Monday, October 6, 2008

he'll die alone


I'm not sure why I'm writing about death again, except perhaps that it's because I'm surrounded by it. Living on the streets is not easy on the body, nor is the sometimes constant substance use.

Many of the clients I work with, although not all of them, have very little family they are still in contact with (in contrast, some of them have family with them constantly, sleeping on the mat beside them). When this happens, many of them list the shelter as both their home address and their next of kin. The problem is, though we mean a lot to a person, we're not the greatest next of kin, and we for the most part, don't go sit at death beds.

One of my clients is in the hospital on life support. I noticed he was going down hill and referred him to the day staff to see if they could get him in to see a doctor. It seems however that an ambulance found him passed out somewhere and he wound up in the hospital anyway. Now the hospital is looking for his next of kin, to come be with him as he dies, and no one can be found. All we have is a possible apartment building where is brother, whose name we don't know, might live, maybe.

I assume, that most of us, despite our insecurities believe that people would care if we died. There would be someone there, at our bedsides, and we'd leave behind many people to grieve. This man leaves behind no one. Whether there is a funeral will depend on whether there is money, and whether anyone cares enough to organize one. He wasn't one of our more "popular" homeless (and yes, there is definitely such a thing). In the end, life comes down to so little. One moment he'll be alive, the next dead, and that's that. Will he leave a legacy? Who can know, who can know.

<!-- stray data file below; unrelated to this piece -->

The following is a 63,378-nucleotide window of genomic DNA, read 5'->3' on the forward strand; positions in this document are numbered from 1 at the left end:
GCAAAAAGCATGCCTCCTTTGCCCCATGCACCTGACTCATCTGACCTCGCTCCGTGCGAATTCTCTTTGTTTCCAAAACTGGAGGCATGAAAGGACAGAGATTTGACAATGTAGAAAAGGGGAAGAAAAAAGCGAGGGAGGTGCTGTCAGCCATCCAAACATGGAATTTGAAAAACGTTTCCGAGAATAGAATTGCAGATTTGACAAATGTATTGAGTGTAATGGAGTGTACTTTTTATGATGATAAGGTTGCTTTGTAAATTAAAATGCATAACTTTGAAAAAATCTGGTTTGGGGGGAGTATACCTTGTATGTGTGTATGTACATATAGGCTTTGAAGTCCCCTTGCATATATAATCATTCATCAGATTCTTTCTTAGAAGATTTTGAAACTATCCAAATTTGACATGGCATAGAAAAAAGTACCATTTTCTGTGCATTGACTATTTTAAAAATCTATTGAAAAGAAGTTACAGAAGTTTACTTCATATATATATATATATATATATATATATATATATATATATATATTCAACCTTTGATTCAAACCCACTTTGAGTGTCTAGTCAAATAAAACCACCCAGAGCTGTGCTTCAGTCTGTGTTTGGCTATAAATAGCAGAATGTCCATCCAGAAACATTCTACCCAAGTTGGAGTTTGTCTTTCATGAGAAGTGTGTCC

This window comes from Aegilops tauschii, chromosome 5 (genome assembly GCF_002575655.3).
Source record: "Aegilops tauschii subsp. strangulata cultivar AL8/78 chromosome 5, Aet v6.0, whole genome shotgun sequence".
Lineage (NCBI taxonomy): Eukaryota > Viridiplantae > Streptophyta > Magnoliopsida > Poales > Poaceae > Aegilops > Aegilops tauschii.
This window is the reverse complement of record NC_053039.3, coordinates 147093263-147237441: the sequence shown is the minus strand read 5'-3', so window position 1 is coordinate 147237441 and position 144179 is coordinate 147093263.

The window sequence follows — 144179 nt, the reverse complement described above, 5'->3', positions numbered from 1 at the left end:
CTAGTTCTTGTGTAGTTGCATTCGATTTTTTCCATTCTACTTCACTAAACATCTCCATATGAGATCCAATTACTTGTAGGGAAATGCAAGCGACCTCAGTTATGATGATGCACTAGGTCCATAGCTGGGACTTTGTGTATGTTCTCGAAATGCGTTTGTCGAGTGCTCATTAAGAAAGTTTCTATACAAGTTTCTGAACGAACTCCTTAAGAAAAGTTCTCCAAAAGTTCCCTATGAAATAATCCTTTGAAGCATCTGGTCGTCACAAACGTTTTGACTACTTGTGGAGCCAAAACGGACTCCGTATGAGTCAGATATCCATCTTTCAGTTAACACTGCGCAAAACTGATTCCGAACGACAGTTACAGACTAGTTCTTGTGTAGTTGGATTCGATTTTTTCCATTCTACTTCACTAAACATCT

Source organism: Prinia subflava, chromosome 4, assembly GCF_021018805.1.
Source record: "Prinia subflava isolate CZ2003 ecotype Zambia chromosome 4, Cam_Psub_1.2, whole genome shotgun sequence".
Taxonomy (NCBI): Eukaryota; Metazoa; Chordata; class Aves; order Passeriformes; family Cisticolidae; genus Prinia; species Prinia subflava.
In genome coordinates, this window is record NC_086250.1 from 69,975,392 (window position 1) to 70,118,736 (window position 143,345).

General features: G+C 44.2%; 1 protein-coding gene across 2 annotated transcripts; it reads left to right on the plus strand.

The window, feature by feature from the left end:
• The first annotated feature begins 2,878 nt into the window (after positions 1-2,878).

4 comments:

cb said...

I think just by writing this you have demonstrated that he has touched your life. That is a record, in itself.
One of the hardest things I've had to come to terms with in my work is some of the isolation and loneliness that exists 'out there'. A word, a thought and respect, although very little, can serve a purpose. Take care

Caroline said...

I always look at people like this and remember that they were once somebody's new born baby - it is hard to get your head around how they got from there to here - it is hard to be the one who bears witness too

bluejeansocialwork said...

Your reflections really make me think, Awake. Like cb said, maybe just writing about this man and allowing the rest of us to meditate for a minute about him helps in some small way.

Anonymous said...

Your story really touched me. Thinking of death in itself is sad enough when there are people around to mourn the dead. The thought of there being no one to care enough (other than a very devoted social worker) is heartbreaking. Be strong. The world needs more people like you.
Renee